Though a small and sleepy rural town in the western Thai province of Kanchanaburi, Sangkhlaburi has always enchanted visitors with its rich history and wide range of diverse ethnic cultures.
The Three Pagodas Pass, Sangkhlaburi
When travelling in and around Kanchanaburi, visitors have plenty of choices to enjoy fascinating days out. Most choose to explore the province’s natural gems; such as, the national parks with their stunning waterfalls; others take time to see the cultural, historical or architectural sites. But one little town that offers the best blend of everything is the idyllic little destination of Sangkhlaburi. This faraway border region which for centuries has linked Thailand and Myanmar can be found approximately 360 km from Bangkok or 230 km from Kanchanaburi’s urban centre.
These are long distances, so you face an epic drive to the Sangkhlaburi district, even from Kanchanaburi town itself. So this rather remote destination tends to attract only the most determined of travellers. But those who do come consider it well worth the trip. For while the road itself is long, it certainly is not a tiresome journey. The route is wonderfully scenic and there are many chances to enjoy the unique cultures and attractions along the way.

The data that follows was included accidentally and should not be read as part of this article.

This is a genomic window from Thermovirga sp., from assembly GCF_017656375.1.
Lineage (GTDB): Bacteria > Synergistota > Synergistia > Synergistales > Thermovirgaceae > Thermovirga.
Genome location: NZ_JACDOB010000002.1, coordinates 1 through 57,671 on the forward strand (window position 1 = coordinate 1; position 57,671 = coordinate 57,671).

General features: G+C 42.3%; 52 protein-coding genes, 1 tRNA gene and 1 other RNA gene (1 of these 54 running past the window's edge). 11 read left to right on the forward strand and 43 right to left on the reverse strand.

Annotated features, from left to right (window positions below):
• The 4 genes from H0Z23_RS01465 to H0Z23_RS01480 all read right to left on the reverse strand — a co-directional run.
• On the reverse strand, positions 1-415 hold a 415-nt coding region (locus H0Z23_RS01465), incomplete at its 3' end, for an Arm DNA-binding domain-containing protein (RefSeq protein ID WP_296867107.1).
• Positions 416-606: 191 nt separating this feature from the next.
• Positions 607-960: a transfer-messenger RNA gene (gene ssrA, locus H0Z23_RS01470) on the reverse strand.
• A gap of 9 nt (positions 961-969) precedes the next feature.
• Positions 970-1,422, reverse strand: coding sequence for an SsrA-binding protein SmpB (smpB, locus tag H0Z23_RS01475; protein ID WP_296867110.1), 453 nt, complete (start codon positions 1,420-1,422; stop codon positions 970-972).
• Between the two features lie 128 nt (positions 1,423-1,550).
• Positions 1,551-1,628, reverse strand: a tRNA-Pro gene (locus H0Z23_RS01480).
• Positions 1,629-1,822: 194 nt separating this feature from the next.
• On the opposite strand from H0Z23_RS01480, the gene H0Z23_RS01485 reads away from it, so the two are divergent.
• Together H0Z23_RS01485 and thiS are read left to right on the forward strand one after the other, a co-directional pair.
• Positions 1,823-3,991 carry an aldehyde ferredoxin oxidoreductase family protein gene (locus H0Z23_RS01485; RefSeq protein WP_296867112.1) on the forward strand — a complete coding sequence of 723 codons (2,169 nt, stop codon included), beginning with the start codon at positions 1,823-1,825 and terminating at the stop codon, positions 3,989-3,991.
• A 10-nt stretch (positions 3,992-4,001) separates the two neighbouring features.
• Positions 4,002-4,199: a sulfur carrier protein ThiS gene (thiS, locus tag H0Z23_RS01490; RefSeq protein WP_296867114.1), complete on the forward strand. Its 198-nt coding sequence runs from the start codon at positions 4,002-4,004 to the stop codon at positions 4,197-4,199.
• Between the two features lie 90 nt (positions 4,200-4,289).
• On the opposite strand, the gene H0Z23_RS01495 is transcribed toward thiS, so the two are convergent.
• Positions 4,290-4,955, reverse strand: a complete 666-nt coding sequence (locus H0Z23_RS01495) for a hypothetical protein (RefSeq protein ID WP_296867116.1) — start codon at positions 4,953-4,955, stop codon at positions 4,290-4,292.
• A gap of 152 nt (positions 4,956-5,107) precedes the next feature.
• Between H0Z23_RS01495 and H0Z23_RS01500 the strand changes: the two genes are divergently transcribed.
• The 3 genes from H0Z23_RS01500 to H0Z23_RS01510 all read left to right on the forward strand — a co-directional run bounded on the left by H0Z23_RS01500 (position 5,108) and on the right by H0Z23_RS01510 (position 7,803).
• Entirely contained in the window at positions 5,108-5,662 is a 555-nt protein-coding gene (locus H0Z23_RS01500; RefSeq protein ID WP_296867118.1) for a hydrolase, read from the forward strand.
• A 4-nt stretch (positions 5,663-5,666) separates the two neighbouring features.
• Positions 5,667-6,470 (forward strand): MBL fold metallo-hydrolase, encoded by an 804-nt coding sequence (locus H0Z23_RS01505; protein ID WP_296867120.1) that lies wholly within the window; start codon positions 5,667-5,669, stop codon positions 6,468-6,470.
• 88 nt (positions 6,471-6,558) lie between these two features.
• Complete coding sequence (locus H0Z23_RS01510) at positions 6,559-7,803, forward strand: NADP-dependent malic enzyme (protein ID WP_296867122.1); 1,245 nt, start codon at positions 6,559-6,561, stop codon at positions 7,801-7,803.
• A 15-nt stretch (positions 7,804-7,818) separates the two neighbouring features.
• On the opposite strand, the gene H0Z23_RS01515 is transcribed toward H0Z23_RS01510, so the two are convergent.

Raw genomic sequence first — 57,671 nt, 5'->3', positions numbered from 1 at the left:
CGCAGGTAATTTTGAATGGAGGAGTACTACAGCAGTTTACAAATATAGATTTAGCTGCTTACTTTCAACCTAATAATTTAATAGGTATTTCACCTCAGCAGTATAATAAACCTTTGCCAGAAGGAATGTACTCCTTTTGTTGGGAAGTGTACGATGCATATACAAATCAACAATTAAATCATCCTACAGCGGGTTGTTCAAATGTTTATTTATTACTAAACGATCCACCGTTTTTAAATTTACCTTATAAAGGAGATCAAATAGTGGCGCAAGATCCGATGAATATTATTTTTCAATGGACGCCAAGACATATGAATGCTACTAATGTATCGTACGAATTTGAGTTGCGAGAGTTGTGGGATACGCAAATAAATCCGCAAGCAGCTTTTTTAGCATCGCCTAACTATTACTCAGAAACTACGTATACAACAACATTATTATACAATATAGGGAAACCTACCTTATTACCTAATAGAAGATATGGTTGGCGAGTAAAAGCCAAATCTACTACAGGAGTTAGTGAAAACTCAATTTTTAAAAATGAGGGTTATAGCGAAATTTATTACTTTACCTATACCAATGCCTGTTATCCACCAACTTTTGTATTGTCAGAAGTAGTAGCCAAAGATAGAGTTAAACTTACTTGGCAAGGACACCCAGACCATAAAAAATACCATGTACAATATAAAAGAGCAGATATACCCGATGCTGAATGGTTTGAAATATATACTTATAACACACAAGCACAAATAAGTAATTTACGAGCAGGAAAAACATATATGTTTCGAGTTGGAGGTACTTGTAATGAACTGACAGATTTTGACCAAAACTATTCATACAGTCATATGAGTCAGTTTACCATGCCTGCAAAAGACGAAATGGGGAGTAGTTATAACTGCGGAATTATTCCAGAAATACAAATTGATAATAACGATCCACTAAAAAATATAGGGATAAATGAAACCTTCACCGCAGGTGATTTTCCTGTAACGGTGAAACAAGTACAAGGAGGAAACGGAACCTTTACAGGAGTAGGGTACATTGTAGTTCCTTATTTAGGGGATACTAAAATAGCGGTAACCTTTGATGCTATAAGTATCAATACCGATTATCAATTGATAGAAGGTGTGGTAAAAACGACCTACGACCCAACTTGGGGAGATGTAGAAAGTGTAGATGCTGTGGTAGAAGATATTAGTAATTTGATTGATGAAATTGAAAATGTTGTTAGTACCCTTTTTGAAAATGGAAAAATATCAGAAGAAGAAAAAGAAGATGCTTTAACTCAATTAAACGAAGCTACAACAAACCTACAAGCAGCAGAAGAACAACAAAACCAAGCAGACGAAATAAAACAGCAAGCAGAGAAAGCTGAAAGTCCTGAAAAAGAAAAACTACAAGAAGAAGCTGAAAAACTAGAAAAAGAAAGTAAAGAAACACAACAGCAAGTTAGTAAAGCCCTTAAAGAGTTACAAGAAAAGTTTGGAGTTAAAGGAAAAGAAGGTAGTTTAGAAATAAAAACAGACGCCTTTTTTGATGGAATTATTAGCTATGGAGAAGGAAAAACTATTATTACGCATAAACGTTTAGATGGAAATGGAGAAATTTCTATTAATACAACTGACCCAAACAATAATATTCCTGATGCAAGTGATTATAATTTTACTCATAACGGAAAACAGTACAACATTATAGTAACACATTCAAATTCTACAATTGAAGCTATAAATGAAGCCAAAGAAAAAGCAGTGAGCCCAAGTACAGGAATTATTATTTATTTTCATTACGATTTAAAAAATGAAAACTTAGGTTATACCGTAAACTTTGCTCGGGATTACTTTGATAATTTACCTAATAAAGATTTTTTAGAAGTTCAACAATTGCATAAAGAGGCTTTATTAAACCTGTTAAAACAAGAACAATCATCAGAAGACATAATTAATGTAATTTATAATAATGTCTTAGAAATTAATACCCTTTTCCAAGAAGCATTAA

The famous Mon Bridge
The people of Sangkhlaburi are made up of various ethnic groups, including the Mon, Burmese and certain Karen groups. And though many visitors find that the locals can converse in Thai, and all have irrepressible Siamese smiles, many of them are not Thai citizens; or have only recently been given Thai citizenship or ID cards. So the area is a melting pot of different cultures with Sangkhlaburi being home to the kingdom’s largest groups of ethnic communities.
Some 40 years ago, the valley in which Sangkhlaburi lies was home to the local Mon community. But after the construction of the Vajiralongkorn Dam (also known as Khao Laem Dam) in 1984, much of the village was submerged under water, and what remained became separated into two parts. These two halves of the town were later linked by what has become Sangkhlaburi’s most famous feature, the wooden Mon Bridge initiated by Luangpho Uttama – the Kingdom’s most revered Mon monk. The bridge is known to the locals as Mon Bridge or Uttamanusorn Bridge and is now a famous symbol of the region. With its 400-metre-long span, it is said to be the longest wooden bridge in Thailand.